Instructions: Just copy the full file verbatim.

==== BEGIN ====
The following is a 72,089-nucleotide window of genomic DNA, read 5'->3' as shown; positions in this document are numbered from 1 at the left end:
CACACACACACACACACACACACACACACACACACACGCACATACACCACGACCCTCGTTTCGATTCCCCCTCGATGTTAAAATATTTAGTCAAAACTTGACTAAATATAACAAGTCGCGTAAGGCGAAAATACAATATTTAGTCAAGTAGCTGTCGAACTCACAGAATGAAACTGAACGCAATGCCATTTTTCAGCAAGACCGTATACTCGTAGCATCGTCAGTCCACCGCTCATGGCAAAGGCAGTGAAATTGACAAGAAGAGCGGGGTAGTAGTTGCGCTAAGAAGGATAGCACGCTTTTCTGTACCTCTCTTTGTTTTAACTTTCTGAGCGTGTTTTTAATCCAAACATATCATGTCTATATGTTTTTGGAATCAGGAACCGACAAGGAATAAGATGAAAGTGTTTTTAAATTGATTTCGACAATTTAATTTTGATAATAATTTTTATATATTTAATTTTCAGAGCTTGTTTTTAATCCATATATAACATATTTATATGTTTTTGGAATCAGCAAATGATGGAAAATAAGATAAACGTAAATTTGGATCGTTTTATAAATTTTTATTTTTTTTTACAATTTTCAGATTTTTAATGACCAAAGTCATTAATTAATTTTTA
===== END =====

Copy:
The following is a 72,089-nucleotide window of genomic DNA, read 5'->3' as shown; positions in this document are numbered from 1 at the left end:
CACACACACACACACACACACACACACACACACACACGCACATACACCACGACCCTCGTTTCGATTCCCCCTCGATGTTAAAATATTTAGTCAAAACTTGACTAAATATAACAAGTCGCGTAAGGCGAAAATACAATATTTAGTCAAGTAGCTGTCGAACTCACAGAATGAAACTGAACGCAATGCCATTTTTCAGCAAGACCGTATACTCGTAGCATCGTCAGTCCACCGCTCATGGCAAAGGCAGTGAAATTGACAAGAAGAGCGGGGTAGTAGTTGCGCTAAGAAGGATAGCACGCTTTTCTGTACCTCTCTTTGTTTTAACTTTCTGAGCGTGTTTTTAATCCAAACATATCATGTCTATATGTTTTTGGAATCAGGAACCGACAAGGAATAAGATGAAAGTGTTTTTAAATTGATTTCGACAATTTAATTTTGATAATAATTTTTATATATTTAATTTTCAGAGCTTGTTTTTAATCCATATATAACATATTTATATGTTTTTGGAATCAGCAAATGATGGAAAATAAGATAAACGTAAATTTGGATCGTTTTATAAATTTTTATTTTTTTTTACAATTTTCAGATTTTTAATGACCAAAGTCATTAATTAATTTTTA